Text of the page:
TOPEKA (KSNT) – The American Red Cross of Kansas is asking people to stay safe after seeing a possible uptick in home fires. The non-profit responded to more than a dozen home fires in the first week of 2022.
Last year, staff and volunteers responded to around 700 home fires across the state, providing health, mental health, spiritual care, and recovery assistance services. If the current rate of fires holds throughout the year, the Red Cross of Kansas would see home fire responses increase 5 percent.
Regional Preparedness Program Manager Linda Medford is advising people to check their smoke alarms and change them if they need to be replaced.
“If you pop them off the wall and look at the back, there is a manufacture date back there,” Medford said. “If those are over ten years old, it’s highly recommended that those be replaced.”
The American Red Cross is partnering with the Topeka Fire Department to get more smoke detectors in homes. Medford said the non-profit is providing TFD with smoke detectors to give out and install. There is no income requirement and people can get up to three installed in their home for free.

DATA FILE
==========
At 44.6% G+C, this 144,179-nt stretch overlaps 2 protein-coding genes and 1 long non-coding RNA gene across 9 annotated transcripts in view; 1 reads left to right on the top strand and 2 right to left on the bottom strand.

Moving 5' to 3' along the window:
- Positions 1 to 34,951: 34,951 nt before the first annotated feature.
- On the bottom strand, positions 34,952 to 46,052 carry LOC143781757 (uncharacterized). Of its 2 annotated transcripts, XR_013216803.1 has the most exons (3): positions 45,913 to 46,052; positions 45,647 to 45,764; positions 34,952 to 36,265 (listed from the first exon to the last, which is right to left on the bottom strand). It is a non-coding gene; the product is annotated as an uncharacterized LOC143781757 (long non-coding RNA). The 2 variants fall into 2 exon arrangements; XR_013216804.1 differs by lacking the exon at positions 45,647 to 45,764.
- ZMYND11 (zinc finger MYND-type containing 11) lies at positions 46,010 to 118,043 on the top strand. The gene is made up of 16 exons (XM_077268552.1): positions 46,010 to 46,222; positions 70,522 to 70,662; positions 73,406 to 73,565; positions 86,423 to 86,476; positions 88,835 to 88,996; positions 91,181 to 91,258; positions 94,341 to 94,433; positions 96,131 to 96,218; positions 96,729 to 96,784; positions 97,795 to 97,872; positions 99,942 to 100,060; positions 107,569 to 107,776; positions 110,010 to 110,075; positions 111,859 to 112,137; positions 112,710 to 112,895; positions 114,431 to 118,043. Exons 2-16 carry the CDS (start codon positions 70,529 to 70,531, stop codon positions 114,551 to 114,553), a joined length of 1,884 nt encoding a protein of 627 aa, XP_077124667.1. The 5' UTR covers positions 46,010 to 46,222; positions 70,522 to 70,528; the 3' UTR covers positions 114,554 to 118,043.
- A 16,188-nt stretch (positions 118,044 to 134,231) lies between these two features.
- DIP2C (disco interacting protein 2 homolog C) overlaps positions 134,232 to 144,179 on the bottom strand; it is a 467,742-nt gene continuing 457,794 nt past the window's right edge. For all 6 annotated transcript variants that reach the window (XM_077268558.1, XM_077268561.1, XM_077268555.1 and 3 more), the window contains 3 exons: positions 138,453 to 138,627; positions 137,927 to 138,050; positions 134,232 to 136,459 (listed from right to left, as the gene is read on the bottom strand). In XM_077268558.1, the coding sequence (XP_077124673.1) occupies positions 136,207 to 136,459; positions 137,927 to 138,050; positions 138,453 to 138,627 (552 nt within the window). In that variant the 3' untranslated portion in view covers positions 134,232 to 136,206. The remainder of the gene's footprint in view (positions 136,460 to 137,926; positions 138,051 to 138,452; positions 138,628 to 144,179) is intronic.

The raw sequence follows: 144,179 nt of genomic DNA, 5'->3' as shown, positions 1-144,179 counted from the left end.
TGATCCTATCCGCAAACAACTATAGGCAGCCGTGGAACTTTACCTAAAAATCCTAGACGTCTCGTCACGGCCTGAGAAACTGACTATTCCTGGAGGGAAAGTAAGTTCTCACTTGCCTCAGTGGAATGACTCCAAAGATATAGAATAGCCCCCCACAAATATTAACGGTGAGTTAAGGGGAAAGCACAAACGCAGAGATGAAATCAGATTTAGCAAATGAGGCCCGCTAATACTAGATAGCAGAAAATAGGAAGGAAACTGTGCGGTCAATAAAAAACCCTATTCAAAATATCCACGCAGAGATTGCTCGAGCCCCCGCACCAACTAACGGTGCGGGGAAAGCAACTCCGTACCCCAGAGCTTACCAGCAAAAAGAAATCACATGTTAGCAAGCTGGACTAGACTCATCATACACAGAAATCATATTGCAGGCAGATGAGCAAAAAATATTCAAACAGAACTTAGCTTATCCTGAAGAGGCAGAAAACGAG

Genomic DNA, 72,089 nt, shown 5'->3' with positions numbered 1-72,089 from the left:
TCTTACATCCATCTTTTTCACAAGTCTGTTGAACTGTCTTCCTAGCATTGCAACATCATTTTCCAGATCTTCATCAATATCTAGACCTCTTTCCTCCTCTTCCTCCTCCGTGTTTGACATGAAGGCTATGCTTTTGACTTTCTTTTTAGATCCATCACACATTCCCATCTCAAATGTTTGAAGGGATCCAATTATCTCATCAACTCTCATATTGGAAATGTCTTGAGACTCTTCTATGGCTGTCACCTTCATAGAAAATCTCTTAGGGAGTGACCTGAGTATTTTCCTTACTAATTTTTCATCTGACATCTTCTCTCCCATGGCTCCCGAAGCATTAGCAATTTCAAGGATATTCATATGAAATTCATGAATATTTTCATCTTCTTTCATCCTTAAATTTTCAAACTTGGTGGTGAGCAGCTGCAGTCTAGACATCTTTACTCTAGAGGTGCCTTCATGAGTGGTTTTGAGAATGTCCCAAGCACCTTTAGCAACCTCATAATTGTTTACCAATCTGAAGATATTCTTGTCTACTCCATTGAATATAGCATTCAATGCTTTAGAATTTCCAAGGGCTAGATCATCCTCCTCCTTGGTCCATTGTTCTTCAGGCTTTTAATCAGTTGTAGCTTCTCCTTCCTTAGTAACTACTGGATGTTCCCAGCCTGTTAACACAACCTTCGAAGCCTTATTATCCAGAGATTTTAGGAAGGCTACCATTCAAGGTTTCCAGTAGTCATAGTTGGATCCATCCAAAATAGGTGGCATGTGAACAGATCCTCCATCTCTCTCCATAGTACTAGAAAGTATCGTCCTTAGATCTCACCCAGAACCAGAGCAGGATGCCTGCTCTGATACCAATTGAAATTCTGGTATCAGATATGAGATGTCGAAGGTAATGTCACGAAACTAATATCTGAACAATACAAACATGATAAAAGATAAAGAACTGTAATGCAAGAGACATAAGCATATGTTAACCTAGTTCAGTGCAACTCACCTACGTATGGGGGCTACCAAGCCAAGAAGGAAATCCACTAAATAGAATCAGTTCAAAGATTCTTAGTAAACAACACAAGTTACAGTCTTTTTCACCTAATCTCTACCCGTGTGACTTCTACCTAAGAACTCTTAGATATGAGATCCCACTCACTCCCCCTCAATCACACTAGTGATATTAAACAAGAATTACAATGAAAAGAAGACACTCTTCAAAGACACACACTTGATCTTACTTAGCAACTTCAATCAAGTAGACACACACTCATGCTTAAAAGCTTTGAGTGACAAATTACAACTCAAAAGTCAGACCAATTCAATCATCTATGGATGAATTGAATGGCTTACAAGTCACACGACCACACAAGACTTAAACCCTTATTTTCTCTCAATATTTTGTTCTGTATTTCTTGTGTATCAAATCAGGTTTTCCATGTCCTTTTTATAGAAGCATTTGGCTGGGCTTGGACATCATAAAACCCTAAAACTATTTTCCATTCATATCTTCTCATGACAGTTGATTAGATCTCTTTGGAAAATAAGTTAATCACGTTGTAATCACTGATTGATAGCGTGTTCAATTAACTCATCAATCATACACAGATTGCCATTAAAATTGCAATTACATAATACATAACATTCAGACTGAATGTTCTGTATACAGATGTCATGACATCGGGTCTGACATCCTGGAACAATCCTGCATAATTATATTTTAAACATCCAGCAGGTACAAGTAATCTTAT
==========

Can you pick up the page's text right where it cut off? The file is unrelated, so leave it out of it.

The American Red Cross of Kansas also suggests you:
- Test smoke alarms monthly.
- Practice your escape plan until everyone can get out of the home in less than two minutes.
- Move items that can burn away from the stove like dish towels, bags, and paper.
- Never leave a portable heater or fireplace unattended.
- Turn off space heaters and make sure any embers in the fire place are extinguished before going to bed or leaving home.
Alan Stahl, Public Education Officer with the Topeka Fire Department, said people should also close their bedroom doors before going to sleep.
“Fires follow the laws of physics,” Stahl said. “They move upwards and outwards until they hit a barrier, so if that door is open that smoke and heat is going to come right into your room.”
Fires can burn at more than 1,000 degrees but Stahl said this can keep your room at less than 100 degrees. He said this can buy you at least 30 minutes depending on the type of door, which gives first responders more time to rescue you.